Though federal rule makers have clarified that coronavirus relief funds must help non-public schools, including Catholic schools, Catholic school advocates and other backers of private schools are working to rally support to ensure aid is distributed in a way that benefits all students.
Elias Moo, superintendent of the Archdiocese of Denver Catholic schools, said CARES Act funds could be critical to school operations. Schools need masks, funds for more cleaning services, and access to technology for school needs including remote learning.
“Our Catholic schools have been really hard-hit, as have families impacted by the pandemic,” Moo said. A drop in tuition payments has harmed school revenue, and schools linked to parishes have been hurt by declines in donations to the parish offertory.
Moo said that federal coronavirus school assistance should aid students in both private and public schools, and that some parish schools are depending on the help.
“We want to open our facilities in a safe and healthy manner but we also know that there are financial challenges. Without this funding, it will be a real challenge for some schools to be able to open effectively and safely,” he told CNA.
“Private schools have been impacted by COVID-19 at the same rate as public schools have, and in some cases more heavily,” Ross Izard, national director of public policy with the private school scholarship fundraiser and school choice advocate ACE Scholarships, told CNA July 10.
“These schools are hurting. They’re in need of help. They’re in need of aid,” said Izard. His Colorado-based ACE Scholarships works to provide partial tuition scholarships to K-12 private schools for low-income families. It also advocates for school choice. The organization is active in eight states and served 7,000 children in 800 schools in 2019.
The interim rule’s goal, according to Izard, is equity, the need to ensure “the same treatment for private school students as public school students.”
ACE Scholarships has asked its supporters, its families, partner schools and partner advocacy groups to circulate a letter and submit comment to the federal government in support of private school support.
“COVID-19 has devastated all sectors of education, and private schools have not been spared,” the letter says. “These schools, many of which are small and lack the resources of larger school districts, are struggling to safely and effectively serve their families as a result of the pandemic.”
“For many private schools, CARES Act equitable services will provide the emergency assistance needed to ensure that students can return this fall for a safe, successful school year. These schools should be entitled to a full, fair share of CARES aid in accordance with the law and previous U.S. Department of Education Guidance.”
The rule is open for a 30-day comment period, ending July 31. Izard said that people “have an opportunity to make their voices heard.”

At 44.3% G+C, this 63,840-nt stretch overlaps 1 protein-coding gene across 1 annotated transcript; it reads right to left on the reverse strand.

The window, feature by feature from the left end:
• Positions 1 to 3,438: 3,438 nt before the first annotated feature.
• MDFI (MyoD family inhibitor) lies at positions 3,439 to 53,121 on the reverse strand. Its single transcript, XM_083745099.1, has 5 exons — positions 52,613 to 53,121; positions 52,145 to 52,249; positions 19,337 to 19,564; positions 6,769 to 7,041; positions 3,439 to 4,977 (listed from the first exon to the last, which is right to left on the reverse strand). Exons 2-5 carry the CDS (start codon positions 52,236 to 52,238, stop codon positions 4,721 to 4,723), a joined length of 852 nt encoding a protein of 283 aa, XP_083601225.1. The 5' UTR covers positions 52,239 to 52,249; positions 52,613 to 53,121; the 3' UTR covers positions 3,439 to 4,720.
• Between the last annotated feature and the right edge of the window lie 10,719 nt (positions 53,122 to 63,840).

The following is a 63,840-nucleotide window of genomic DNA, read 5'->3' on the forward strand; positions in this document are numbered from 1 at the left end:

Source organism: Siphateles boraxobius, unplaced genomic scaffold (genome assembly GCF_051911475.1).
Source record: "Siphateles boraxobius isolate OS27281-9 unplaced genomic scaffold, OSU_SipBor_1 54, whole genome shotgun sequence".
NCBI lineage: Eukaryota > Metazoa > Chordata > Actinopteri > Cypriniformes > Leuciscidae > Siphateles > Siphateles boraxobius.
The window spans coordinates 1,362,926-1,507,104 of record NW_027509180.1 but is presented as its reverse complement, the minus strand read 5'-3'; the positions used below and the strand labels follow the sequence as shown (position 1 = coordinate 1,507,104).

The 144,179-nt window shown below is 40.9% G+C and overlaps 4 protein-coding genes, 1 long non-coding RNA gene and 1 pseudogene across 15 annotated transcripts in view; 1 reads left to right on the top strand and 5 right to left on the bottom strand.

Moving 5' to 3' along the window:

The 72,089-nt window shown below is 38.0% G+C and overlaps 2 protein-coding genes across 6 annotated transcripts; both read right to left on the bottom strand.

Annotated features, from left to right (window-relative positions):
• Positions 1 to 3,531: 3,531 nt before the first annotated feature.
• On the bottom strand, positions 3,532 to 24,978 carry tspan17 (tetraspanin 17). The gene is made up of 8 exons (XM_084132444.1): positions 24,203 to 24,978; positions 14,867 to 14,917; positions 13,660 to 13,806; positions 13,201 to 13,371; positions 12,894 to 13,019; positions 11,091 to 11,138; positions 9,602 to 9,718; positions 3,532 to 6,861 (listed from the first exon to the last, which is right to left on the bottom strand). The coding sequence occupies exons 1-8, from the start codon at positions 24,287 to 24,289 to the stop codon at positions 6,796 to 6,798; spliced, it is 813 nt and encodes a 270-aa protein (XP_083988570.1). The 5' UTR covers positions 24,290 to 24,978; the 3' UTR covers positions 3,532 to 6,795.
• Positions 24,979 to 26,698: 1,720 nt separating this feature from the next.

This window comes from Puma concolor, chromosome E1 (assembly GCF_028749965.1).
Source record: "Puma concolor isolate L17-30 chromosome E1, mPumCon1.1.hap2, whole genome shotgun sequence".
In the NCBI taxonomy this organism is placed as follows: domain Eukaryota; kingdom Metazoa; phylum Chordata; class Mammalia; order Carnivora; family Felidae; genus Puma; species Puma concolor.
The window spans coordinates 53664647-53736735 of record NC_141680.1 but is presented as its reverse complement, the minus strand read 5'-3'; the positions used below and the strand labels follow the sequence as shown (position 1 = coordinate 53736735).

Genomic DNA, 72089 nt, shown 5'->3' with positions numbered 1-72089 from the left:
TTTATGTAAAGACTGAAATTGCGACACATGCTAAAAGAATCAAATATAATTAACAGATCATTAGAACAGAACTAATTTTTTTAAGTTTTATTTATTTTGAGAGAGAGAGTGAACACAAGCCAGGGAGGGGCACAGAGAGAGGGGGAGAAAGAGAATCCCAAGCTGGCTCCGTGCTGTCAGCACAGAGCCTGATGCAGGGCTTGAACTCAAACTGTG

“We are anticipating that the folks who are opposed to private schools generally, or to school choice, are going to participate at a very high level in that public comment campaign,” he said. “We want to make sure the U.S. Department of Education is hearing from the schools and the families in the private sector about how important that aid is to them.”
The Department of Education rule was previously non-binding guidance. Since funds are distributed through state and local education agencies, education officials in several states had ruled that private schools would receive fewer funds than many schools deemed sufficient.
In early June, before the new federal rule was announced, the Pennsylvania Catholic Conference asked the U.S. Department of Education to reverse state decisions that gave insufficient coronavirus relief funds to Catholic and other private schools
Before the guidance became a mandatory rule, the Colorado Catholic Conference had circulated an action alert objecting to Colorado officials’ decisions. Education officials had disregarded federal guidance in a way that withheld relief funds for Catholic schools, the conference said.
“Without a fair share of relief funding for our Catholic schools, our already financially stretched Catholic schools will be faced with an additional hardship in trying to absorb the expenses needed to ensure schools can reopen safely and continue to provide a quality education to students in the midst of a pandemic,” said the action alert.
Brittany Vessely, executive director of the Colorado Catholic Conference, explained the motivation behind continued advocacy for relief aid to Catholic schools.
“We’re talking about being treated equitably and fairly based upon a pandemic that has impacted everybody,” she told CNA. “We want to make sure that relief funding gets to our schools and to our students.”
“All families have been impacted by the coronavirus, we are all in this together,” she said. Any state or local education agency that tries to block funding to non-public schools, she said, is being “discriminatory” against families that have chosen these schools as “the best education option for their child.”
Relief funds in the large east Denver suburb of Aurora, Colorado are distributed through the Aurora School District, one of the largest districts in the state. But the school district decided to postpone a decision until December.